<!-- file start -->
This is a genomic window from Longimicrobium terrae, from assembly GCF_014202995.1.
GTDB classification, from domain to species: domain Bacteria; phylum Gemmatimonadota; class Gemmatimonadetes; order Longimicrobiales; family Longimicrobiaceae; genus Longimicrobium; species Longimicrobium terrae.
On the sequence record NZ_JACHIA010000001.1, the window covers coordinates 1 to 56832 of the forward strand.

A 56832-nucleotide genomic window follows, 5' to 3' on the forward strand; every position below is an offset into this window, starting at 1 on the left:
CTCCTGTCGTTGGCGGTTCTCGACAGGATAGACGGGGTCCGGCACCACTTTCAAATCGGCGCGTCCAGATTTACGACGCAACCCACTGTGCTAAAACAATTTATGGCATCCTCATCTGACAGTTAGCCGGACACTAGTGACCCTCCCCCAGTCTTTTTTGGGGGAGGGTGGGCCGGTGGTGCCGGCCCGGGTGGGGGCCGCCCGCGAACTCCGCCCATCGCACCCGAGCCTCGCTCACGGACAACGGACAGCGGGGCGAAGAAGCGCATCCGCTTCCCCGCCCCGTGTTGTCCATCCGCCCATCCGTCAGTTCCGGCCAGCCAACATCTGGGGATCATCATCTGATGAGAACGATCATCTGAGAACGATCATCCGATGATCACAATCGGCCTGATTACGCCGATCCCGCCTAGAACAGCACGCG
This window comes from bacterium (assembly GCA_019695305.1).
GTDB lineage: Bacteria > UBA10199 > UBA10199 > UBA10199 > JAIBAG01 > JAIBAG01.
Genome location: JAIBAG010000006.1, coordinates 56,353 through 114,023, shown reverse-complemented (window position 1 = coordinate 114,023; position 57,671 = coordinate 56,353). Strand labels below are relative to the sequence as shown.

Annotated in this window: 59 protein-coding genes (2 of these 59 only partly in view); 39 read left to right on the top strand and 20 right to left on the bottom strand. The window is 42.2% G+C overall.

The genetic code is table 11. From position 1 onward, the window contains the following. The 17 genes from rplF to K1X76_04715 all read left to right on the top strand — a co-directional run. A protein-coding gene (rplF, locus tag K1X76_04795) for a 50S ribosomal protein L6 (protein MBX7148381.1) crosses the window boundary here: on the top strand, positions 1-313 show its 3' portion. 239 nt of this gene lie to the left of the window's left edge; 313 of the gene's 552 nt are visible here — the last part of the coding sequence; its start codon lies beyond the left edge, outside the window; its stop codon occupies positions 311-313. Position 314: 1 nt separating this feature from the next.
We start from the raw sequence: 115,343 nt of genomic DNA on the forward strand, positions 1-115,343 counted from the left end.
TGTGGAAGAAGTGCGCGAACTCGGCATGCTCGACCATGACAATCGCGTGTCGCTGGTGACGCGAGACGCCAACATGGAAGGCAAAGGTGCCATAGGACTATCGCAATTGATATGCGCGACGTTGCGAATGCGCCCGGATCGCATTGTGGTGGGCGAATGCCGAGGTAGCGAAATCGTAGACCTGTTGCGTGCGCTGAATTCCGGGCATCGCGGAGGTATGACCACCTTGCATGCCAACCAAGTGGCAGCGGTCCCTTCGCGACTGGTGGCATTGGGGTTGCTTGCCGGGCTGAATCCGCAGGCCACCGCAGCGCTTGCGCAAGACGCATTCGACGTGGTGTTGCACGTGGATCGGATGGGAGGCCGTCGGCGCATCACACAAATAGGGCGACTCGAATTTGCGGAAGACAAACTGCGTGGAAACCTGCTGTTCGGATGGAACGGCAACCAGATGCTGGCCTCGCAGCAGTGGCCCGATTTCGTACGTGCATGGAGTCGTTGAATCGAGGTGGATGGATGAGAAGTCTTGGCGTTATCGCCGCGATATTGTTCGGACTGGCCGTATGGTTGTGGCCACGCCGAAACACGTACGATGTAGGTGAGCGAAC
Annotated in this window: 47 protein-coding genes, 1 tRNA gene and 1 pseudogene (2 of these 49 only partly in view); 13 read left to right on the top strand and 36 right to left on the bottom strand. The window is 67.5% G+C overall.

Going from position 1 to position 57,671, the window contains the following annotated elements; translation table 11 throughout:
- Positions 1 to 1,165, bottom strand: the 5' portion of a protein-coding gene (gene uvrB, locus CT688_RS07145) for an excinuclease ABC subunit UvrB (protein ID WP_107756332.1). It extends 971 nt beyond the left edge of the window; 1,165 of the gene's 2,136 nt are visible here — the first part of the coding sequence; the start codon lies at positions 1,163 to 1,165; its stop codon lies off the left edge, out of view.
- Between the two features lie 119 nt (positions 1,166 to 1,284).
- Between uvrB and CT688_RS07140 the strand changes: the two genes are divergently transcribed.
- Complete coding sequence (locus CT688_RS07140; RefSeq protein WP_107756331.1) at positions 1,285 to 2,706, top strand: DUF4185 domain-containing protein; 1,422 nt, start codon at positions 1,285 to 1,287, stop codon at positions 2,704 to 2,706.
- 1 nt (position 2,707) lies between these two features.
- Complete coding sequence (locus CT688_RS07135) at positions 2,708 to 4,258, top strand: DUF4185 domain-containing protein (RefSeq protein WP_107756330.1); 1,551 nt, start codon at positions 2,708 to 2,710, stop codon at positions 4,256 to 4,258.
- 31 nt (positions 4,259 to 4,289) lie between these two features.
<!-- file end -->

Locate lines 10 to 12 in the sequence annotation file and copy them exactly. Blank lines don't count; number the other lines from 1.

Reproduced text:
The genetic code is table 11. From position 1 onward, the window contains the following. The 17 genes from rplF to K1X76_04715 all read left to right on the top strand — a co-directional run. A protein-coding gene (rplF, locus tag K1X76_04795) for a 50S ribosomal protein L6 (protein MBX7148381.1) crosses the window boundary here: on the top strand, positions 1-313 show its 3' portion. 239 nt of this gene lie to the left of the window's left edge; 313 of the gene's 552 nt are visible here — the last part of the coding sequence; its start codon lies beyond the left edge, outside the window; its stop codon occupies positions 311-313. Position 314: 1 nt separating this feature from the next.
We start from the raw sequence: 115,343 nt of genomic DNA on the forward strand, positions 1-115,343 counted from the left end.
TGTGGAAGAAGTGCGCGAACTCGGCATGCTCGACCATGACAATCGCGTGTCGCTGGTGACGCGAGACGCCAACATGGAAGGCAAAGGTGCCATAGGACTATCGCAATTGATATGCGCGACGTTGCGAATGCGCCCGGATCGCATTGTGGTGGGCGAATGCCGAGGTAGCGAAATCGTAGACCTGTTGCGTGCGCTGAATTCCGGGCATCGCGGAGGTATGACCACCTTGCATGCCAACCAAGTGGCAGCGGTCCCTTCGCGACTGGTGGCATTGGGGTTGCTTGCCGGGCTGAATCCGCAGGCCACCGCAGCGCTTGCGCAAGACGCATTCGACGTGGTGTTGCACGTGGATCGGATGGGAGGCCGTCGGCGCATCACACAAATAGGGCGACTCGAATTTGCGGAAGACAAACTGCGTGGAAACCTGCTGTTCGGATGGAACGGCAACCAGATGCTGGCCTCGCAGCAGTGGCCCGATTTCGTACGTGCATGGAGTCGTTGAATCGAGGTGGATGGATGAGAAGTCTTGGCGTTATCGCCGCGATATTGTTCGGACTGGCCGTATGGTTGTGGCCACGCCGAAACACGTACGATGTAGGTGAGCGAAC